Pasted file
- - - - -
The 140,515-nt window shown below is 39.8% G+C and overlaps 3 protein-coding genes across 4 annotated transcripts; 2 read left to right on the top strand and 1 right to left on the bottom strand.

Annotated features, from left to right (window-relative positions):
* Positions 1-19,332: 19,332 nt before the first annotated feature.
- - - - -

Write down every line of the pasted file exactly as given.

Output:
The 140,515-nt window shown below is 39.8% G+C and overlaps 3 protein-coding genes across 4 annotated transcripts; 2 read left to right on the top strand and 1 right to left on the bottom strand.

Annotated features, from left to right (window-relative positions):
* Positions 1-19,332: 19,332 nt before the first annotated feature.